Named Pipe or FIFO with example C program

3.3

In computing, a named pipe (also known as a FIFO is one of the methods for intern-process communication.

  • It is an extension to the traditional pipe concept on Unix. A traditional pipe is “unnamed” and lasts only as long as the process.
  • A named pipe, however, can last as long as the system is up, beyond the life of the process. It can be deleted if no longer used.
  • Usually a named pipe appears as a file, and generally processes attach to it for inter-process communication. A FIFO file is a special kind of file on the local storage which allows two or more processes to communicate with each other by reading/writing to/from this file.
  • A FIFO special file is entered into the filesystem by calling mkfifo() in C. Once we have created a FIFO special file in this way, any process can open it for reading or writing, in the same way as an ordinary file. However, it has to be open at both ends simultaneously before you can proceed to do any input or output operations on it.

Creating a FIFO file
In order to create a FIFO file, a function calls i.e. mkfifo is used.

int mkfifo(const char *pathname, mode_t mode); 

mkfifo() makes a FIFO special file with name pathname. Here mode specifies the FIFO’s permissions. It is modified by the process’s umask in the usual way: the permissions of the created file are (mode & ~umask).

Using FIFO
As named pipe(FIFO) is a kind of file, we can use all the system calls associated with it i.e. open, read, write, close.

Example Programs to illustrate the named pipe.
There are two programs that use same FIFO. The program 1 writes first, then reads. The program 2 reads first, then writes. They both keep doing it until terminated.

Program 1(Writes first)

// C program to implement one side of FIFO
// This side writes first, then reads
#include <stdio.h>
#include <string.h>
#include <fcntl.h>
#include <sys/stat.h>
#include <sys/types.h>
#include <unistd.h>

int main()
{
    int fd;

    // FIFO file path
    char * myfifo = "/tmp/myfifo";

    // Creating the named file(FIFO)
    // mkfifo(<pathname>, <permission>)
    mkfifo(myfifo, 0666);

    char arr1[80], arr2[80];
    while (1)
    {
        // Open FIFO for write only
        fd = open(myfifo, O_WRONLY);

        // Take an input arr2ing from user.
        // 80 is maximum length
        fgets(arr2, 80, stdin);

        // Write the input arr2ing on FIFO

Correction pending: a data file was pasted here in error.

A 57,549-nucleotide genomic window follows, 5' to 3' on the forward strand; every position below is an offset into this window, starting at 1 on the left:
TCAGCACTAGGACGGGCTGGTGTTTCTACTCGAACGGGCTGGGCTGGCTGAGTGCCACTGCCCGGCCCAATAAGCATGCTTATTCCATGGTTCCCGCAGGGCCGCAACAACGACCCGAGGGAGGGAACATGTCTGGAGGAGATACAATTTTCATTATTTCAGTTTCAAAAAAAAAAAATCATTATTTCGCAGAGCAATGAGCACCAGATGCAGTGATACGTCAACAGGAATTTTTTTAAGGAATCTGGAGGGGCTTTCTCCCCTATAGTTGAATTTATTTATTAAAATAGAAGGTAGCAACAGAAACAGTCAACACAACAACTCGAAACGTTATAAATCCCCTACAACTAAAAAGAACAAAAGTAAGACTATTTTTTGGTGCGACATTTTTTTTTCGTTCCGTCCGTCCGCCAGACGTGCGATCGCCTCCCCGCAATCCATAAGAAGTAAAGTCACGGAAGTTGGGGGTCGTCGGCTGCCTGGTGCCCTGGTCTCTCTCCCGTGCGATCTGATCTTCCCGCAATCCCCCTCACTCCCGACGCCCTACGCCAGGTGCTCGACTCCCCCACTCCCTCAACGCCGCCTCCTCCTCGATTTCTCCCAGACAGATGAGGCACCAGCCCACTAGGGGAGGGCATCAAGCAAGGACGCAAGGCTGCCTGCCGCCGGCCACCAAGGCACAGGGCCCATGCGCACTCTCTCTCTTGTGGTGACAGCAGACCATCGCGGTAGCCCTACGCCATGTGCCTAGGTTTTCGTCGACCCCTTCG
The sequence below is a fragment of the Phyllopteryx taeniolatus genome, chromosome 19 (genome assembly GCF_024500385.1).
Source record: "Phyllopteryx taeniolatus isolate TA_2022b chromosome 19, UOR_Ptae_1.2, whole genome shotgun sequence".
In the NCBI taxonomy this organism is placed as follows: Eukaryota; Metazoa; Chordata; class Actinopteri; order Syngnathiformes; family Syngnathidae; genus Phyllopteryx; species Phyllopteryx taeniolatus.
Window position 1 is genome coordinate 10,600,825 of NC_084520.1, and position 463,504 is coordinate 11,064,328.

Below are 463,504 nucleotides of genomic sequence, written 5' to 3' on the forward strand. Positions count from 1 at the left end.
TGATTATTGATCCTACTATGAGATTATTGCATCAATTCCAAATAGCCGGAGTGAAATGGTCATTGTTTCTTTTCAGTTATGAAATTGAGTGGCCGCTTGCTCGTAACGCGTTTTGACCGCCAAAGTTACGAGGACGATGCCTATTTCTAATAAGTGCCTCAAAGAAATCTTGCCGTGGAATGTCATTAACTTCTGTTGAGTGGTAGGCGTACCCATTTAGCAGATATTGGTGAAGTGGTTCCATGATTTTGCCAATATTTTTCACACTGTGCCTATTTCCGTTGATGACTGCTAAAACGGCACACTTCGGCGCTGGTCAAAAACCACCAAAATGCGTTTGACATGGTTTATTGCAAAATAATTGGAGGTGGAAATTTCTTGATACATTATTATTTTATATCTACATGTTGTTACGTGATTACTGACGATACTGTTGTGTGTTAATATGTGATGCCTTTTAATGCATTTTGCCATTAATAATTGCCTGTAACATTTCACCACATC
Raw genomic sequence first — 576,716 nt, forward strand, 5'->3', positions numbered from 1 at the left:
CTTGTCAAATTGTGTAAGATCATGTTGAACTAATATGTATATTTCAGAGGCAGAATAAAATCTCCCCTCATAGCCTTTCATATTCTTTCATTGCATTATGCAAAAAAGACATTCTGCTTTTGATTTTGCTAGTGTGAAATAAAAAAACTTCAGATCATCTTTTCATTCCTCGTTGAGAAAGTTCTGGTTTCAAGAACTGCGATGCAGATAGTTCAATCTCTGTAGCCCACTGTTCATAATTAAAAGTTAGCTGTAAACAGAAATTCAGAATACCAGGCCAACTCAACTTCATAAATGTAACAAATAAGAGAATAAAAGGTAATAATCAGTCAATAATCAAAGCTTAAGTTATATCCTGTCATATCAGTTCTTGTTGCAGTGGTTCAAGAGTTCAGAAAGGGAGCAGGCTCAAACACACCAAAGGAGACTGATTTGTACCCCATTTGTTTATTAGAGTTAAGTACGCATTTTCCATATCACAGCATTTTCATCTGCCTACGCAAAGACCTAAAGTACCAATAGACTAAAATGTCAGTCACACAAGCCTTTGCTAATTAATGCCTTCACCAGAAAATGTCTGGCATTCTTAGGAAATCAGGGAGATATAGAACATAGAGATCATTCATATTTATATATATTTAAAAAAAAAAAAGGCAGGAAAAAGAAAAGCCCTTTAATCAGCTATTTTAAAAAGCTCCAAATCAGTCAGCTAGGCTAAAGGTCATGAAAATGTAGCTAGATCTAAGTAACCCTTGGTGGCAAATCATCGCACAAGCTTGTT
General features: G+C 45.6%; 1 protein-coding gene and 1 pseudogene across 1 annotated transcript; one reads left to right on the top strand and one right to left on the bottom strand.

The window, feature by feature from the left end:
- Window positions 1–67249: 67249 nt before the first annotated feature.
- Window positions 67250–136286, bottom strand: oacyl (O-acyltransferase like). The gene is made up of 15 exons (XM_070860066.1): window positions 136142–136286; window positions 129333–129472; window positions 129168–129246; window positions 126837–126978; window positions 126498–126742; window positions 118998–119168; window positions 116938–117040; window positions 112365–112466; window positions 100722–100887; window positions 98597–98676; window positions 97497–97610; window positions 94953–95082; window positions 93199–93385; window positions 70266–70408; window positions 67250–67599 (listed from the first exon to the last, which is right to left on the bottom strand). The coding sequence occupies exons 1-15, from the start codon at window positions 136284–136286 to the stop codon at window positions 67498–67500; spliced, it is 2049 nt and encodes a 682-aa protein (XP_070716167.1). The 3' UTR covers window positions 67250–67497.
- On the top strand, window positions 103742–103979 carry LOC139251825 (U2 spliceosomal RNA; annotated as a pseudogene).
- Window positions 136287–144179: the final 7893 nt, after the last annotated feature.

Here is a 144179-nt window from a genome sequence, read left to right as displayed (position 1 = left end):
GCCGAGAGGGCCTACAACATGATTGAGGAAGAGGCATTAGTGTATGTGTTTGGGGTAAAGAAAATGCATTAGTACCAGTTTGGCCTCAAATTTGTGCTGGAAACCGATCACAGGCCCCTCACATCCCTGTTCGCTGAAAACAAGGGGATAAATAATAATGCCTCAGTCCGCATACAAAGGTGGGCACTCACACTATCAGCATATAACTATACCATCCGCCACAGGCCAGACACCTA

// and close it
        write(fd, arr2, strlen(arr2)+1);
        close(fd);

        // Open FIFO for Read only
        fd = open(myfifo, O_RDONLY);

        // Read from FIFO
        read(fd, arr1, sizeof(arr1));

        // Print the read message
        printf("User2: %s\n", arr1);
        close(fd);
    }
    return 0;
}

Program 2(Reads First)

// C program to implement one side of FIFO
// This side reads first, then reads
#include <stdio.h>
#include <string.h>
#include <fcntl.h>
#include <sys/stat.h>
#include <sys/types.h>
#include <unistd.h>

int main()
{
    int fd1;

    // FIFO file path
    char * myfifo = "/tmp/myfifo";

    // Creating the named file(FIFO)
    // mkfifo(<pathname>,<permission>)
    mkfifo(myfifo, 0666);

    char str1[80], str2[80];
    while (1)
    {
        // First open in read only and read
        fd1 = open(myfifo,O_RDONLY);
        read(fd1, str1, 80);

        // Print the read string and close
        printf("User1: %s\n", str1);
        close(fd1);

        // Now open in write mode and write
        // string taken from user.
        fd1 = open(myfifo,O_WRONLY);
        fgets(str2, 80, stdin);
        write(fd1, str2, strlen(str2)+1);
        close(fd1);
    }
    return 0;
}

Output: Run the two programs simultaneously on two terminals.

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This article is contributed by Kishlay Verma. If you like GeeksforGeeks and would like to contribute, you can also write an article using contribute.geeksforgeeks.org or mail your article to contribute@geeksforgeeks.org. See your article appearing on the GeeksforGeeks main page and help other Geeks.

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